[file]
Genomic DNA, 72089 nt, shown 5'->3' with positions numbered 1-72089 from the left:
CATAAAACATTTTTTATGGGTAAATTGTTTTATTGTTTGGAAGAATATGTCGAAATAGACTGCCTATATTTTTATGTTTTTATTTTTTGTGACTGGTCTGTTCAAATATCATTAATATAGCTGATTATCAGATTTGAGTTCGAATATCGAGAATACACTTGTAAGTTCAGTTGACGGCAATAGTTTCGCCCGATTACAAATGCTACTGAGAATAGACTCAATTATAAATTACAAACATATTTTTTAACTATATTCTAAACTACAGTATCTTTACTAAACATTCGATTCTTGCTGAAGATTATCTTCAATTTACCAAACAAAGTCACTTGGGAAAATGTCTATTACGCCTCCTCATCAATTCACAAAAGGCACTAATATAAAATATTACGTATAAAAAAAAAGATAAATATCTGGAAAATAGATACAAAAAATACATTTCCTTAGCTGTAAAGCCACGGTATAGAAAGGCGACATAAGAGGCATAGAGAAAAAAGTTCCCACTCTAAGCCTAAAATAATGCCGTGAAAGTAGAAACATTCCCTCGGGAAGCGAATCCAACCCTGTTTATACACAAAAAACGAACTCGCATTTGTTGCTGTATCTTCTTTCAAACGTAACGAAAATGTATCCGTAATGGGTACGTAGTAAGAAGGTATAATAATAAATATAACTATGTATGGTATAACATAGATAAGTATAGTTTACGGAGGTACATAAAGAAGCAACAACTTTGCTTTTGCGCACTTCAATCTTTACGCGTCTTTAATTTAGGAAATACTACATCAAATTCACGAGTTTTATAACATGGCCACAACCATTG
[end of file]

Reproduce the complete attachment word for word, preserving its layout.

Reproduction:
Genomic DNA, 72089 nt, shown 5'->3' with positions numbered 1-72089 from the left:
CATAAAACATTTTTTATGGGTAAATTGTTTTATTGTTTGGAAGAATATGTCGAAATAGACTGCCTATATTTTTATGTTTTTATTTTTTGTGACTGGTCTGTTCAAATATCATTAATATAGCTGATTATCAGATTTGAGTTCGAATATCGAGAATACACTTGTAAGTTCAGTTGACGGCAATAGTTTCGCCCGATTACAAATGCTACTGAGAATAGACTCAATTATAAATTACAAACATATTTTTTAACTATATTCTAAACTACAGTATCTTTACTAAACATTCGATTCTTGCTGAAGATTATCTTCAATTTACCAAACAAAGTCACTTGGGAAAATGTCTATTACGCCTCCTCATCAATTCACAAAAGGCACTAATATAAAATATTACGTATAAAAAAAAAGATAAATATCTGGAAAATAGATACAAAAAATACATTTCCTTAGCTGTAAAGCCACGGTATAGAAAGGCGACATAAGAGGCATAGAGAAAAAAGTTCCCACTCTAAGCCTAAAATAATGCCGTGAAAGTAGAAACATTCCCTCGGGAAGCGAATCCAACCCTGTTTATACACAAAAAACGAACTCGCATTTGTTGCTGTATCTTCTTTCAAACGTAACGAAAATGTATCCGTAATGGGTACGTAGTAAGAAGGTATAATAATAAATATAACTATGTATGGTATAACATAGATAAGTATAGTTTACGGAGGTACATAAAGAAGCAACAACTTTGCTTTTGCGCACTTCAATCTTTACGCGTCTTTAATTTAGGAAATACTACATCAAATTCACGAGTTTTATAACATGGCCACAACCATTG